Poor migrants who speak little or no English are to be subject to stricter immigration laws under a review that will create a "two-tier" system to favour the wealthy, a leaked Cabinet paper shows.
Immigration categories are to be changed in an effort to "reduce the number of unskilled migrants who find it difficult to get jobs and are more likely to get benefit payments".
Applications from parents seeking residency to be with children already in New Zealand will be placed in the slow processing lane if their children-sponsors are not "high-income" people.
Parents will no longer be able to bring in dependent children and applicants who are poor in English will be required to pre-pay for language lessons.
The changes are outlined in a Cabinet paper obtained by the Labour Party, which says the plan creates a divide between the rich and famous and ordinary migrants wanting to move to New Zealand.
The paper, titled "Issues and decisions for the first 100 days - Immigration" is directed at the new Immigration Minister Nathan Guy and Associate Minister Kate Wilkinson, and shows the decision to make changes to family categories was made by the Cabinet last May.
It says that under "a new two-tier process", applications from parents who are sponsored by higher-income sponsors, or who bring guaranteed income or funds, will be processed more quickly than those from other parents.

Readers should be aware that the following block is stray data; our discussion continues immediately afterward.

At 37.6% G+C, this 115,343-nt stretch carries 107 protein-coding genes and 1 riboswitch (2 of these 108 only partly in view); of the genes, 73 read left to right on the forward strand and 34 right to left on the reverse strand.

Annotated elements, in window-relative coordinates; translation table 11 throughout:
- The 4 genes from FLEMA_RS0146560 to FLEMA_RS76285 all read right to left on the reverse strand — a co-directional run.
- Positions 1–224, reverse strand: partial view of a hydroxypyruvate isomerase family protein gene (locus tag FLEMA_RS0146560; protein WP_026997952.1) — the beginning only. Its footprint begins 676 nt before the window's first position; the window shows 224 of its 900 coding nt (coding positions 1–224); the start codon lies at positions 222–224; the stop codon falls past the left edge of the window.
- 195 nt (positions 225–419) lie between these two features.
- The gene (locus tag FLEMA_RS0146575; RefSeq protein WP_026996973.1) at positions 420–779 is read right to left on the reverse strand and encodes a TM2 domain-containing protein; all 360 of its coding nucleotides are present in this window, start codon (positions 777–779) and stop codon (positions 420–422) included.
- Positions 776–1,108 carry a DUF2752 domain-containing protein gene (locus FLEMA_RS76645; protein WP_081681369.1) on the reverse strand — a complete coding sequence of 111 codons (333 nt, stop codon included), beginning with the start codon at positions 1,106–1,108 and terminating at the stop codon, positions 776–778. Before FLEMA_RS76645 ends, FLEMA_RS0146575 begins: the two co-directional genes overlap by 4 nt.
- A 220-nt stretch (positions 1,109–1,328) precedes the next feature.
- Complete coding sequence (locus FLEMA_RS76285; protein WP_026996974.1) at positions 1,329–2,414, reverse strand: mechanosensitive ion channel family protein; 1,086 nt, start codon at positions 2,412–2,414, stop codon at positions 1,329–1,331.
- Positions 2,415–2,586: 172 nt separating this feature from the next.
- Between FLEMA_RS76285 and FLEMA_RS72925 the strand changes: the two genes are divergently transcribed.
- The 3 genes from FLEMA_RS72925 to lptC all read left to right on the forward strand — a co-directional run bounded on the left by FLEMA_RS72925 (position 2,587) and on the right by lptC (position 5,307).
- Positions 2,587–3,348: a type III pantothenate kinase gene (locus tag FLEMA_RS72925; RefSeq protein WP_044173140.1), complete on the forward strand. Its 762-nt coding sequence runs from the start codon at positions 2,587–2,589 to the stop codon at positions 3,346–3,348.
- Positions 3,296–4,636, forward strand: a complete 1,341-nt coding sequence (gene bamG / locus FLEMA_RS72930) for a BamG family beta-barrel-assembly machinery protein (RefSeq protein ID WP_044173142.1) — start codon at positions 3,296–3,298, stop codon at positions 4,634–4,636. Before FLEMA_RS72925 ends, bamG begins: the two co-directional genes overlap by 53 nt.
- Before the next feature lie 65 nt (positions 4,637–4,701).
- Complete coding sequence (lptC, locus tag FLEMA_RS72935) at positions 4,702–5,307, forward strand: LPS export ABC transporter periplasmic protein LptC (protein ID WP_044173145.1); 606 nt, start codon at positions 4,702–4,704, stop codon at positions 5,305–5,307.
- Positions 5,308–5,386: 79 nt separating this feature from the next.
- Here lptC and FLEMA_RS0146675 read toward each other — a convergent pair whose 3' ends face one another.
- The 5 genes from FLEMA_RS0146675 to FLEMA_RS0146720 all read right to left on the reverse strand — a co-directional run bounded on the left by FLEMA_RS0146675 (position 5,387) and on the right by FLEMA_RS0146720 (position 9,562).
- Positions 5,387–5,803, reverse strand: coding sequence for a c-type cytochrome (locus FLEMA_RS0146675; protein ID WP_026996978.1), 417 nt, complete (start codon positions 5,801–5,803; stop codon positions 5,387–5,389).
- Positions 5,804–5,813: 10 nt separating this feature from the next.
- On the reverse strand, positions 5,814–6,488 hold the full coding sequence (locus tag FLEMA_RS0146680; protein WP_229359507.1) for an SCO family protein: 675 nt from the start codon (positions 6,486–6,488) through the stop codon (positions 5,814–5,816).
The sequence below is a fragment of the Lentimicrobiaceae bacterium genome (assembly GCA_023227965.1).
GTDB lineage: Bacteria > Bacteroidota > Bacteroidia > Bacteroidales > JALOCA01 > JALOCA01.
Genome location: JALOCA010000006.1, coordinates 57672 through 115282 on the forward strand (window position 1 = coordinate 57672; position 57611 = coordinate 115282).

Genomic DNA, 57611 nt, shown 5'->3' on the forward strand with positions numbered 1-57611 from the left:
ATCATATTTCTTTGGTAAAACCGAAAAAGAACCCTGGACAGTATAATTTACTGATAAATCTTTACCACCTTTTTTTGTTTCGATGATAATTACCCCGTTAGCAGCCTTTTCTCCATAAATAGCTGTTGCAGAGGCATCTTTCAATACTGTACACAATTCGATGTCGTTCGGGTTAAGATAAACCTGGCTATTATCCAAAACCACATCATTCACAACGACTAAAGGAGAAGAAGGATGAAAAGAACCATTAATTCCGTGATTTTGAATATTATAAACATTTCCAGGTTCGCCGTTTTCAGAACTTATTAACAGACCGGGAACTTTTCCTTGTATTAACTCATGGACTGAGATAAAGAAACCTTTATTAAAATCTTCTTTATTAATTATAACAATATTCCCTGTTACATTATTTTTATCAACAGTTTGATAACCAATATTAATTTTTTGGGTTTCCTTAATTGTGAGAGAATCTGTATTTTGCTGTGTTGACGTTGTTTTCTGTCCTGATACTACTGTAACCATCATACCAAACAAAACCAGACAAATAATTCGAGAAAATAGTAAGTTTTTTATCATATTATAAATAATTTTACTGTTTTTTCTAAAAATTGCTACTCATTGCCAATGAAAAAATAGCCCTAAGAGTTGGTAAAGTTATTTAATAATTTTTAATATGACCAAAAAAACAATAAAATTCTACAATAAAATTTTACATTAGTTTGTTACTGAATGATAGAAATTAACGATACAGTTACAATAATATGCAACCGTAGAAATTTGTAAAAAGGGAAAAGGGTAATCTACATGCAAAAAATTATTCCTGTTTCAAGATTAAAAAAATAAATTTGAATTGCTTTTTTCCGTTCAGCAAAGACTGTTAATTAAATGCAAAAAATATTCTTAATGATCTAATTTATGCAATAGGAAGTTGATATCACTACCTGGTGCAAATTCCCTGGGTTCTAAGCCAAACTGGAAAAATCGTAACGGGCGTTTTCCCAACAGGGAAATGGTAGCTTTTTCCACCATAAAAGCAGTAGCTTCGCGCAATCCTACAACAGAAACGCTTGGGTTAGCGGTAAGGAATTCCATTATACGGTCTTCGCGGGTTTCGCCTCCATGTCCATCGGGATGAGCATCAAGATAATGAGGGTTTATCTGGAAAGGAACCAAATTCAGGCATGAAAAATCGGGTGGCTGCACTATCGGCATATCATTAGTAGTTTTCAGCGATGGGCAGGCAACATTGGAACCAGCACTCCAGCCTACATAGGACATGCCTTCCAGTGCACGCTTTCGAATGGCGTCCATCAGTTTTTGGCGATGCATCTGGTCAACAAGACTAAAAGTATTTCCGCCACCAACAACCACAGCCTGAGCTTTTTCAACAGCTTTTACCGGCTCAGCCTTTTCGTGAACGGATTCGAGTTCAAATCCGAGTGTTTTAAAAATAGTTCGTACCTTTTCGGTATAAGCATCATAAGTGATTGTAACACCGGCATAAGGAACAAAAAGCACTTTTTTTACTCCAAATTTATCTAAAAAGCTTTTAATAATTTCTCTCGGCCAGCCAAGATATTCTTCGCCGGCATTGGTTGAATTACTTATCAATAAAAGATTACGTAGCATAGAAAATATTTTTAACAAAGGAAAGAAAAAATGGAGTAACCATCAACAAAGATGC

"Tier-one parents will be eligible regardless of what country their other adult children live in, while the criteria for tier-two parents will be tightened so that only those who had no adult children living in their home country will be eligible."
The paper does not say how the wealth of parent sponsors will be assessed.
The sibling and adult category will be closed soon after the Department of Labour - which oversees Immigration NZ - provides further details on implementation and changes to the parent category to be introduced from July, the paper says.
The changes are aimed at reducing costs incurred through the benefit system and to attract and retain skilled and productive migrants, it says.
Last year, 36 per cent (or 14,826) of all New Zealand residence approvals were family-sponsored migrants.
Of these, 4036 were approved under the parent policy and 1186 under the sibling and adult child category.
China and India have been the main source countries for immigrants under the two categories in the past three years.
Labour's immigration spokeswoman, Darien Fenton, said the proposed changes showed National's true values - that "money is all that matters".
"This will come as a shock for the thousands of people in New Zealand looking to reunite their families, especially given the special treatment handed out to millionaires such as Kim Dotcom," she said.
"We are becoming a country where only those with money are welcome."
Immigration expert Paul Spoonley said some of the proposed changes, such as stopping parents bringing in dependent children "seem harsh and unusual".
A spokesman for Mr Guy said the minister was unavailable for comment yesterday, but would "get on to this" today.